You have a boss who is brilliant, talented, gracious and empathetic. An out of the box thinker who’s open to your ideas.
In fact, your boss is urging you to take the lead, until it’s time for the final decision.
And then he asks you to please “run it by me.” And those words land on your seasoned ears like nails on a chalkboard – predictably unsettling.
What “run it by me” means when uttered by the non-deciding decider is, please do all the legwork and then present your well-thought out solution to me. I will then mull it over until so much time has passed, it’ll be necessary for you to do all the legwork again.
Along the way you will remind, cajole and urge him to decide. He will politely apologize for neglecting the task and ask you to remind him again “in a few days.”
He doesn’t mean to be difficult. He thinks he’s giving you lots of freedom to figure it all out and come up with new strategies! He imagines himself to be the great emancipator – vowing to take your lead. But in the background, he is a procrastinator at heart. And he doesn’t really trust himself, let alone anyone else.
So, he is left to rely on his own ability to make decisions – which is not much of an ability at all.
What could be more aggravating? You see it happening in real time. How do you stop this crazy cycle of wheel spinning (your) and procrastination (his)?
Coach Me Quick tips for helping the decider, decide:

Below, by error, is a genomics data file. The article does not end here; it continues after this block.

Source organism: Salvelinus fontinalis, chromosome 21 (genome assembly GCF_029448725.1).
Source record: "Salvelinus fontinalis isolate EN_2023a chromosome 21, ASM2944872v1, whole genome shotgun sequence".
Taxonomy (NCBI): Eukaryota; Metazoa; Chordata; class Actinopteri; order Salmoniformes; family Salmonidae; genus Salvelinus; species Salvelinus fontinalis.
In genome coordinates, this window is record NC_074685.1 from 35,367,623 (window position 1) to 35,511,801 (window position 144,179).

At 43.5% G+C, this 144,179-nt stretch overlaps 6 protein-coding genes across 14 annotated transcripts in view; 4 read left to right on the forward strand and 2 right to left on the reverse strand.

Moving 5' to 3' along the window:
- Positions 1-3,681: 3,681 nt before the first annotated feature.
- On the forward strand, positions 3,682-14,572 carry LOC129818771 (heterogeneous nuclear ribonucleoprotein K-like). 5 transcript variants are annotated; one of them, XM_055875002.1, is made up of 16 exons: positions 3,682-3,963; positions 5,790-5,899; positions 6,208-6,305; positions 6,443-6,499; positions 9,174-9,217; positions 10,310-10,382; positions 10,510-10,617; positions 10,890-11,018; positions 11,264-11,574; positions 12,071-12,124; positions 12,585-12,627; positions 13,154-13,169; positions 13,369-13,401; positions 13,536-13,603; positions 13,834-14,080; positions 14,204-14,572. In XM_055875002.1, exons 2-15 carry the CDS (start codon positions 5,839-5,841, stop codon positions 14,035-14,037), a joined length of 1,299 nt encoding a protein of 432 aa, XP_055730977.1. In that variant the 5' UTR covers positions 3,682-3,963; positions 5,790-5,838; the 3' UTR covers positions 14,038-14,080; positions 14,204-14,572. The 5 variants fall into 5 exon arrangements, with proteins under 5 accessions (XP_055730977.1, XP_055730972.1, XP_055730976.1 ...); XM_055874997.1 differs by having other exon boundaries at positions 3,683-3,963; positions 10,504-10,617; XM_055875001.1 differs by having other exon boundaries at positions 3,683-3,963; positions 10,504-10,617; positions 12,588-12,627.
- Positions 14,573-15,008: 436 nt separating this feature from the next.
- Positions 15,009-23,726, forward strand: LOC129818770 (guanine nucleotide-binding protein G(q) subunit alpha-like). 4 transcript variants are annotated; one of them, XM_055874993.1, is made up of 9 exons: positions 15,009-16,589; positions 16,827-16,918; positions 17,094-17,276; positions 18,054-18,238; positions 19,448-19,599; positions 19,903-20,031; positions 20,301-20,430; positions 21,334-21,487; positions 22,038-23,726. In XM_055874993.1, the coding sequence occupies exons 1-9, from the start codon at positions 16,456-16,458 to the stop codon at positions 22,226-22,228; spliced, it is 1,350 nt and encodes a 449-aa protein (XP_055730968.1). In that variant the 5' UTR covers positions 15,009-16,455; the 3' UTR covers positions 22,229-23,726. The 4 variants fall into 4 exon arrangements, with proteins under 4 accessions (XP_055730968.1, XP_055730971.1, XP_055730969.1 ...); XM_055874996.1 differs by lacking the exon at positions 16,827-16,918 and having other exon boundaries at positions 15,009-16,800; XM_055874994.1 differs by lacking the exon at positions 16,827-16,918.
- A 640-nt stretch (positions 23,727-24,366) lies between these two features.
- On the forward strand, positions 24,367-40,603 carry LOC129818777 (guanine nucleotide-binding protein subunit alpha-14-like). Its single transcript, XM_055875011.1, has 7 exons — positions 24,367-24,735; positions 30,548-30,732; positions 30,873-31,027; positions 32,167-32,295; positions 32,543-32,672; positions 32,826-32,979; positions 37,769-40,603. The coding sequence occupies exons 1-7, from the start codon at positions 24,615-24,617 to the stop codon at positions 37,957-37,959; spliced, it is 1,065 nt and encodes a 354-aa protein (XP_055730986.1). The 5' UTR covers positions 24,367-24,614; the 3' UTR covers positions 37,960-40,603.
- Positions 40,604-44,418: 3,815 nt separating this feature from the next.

When you are asked to figure out a solution, ask your boss what his time frame is for making the final decision, and if there’s criteria (that you don’t know about) that needs to be met before he makes the decision. Ask him to let you know how much time he would like you to spend on this project and how often does he want you to check in? Asking for specifics, helps a non-deciding decider become more invested in making a fast decision.
Don’t be so darn efficient! Ask questions along the way and secure buy-in as you move toward your final recommendation. This will make his decision easier, because he will have already thought through many of the variables during the process.
Your job is to do what your boss has asked you to do. If gathering information that results in no action is what he wants you spending time on, do your best and let the result go. Ultimately the buck stops with the boss.
If you are at a level (and you have the relationship) that allows you to point out the pattern to your boss, do so. If you can “speak truth to power,” everyone will benefit if you take advantage of the opportunity.
Deciding to decide in L.A.,
P.S. If you have a difficult conversation coming up, please listen to the podcast I did with Brooke Bailey on how you can create energy by embracing difficult conversations.
Photo by geralt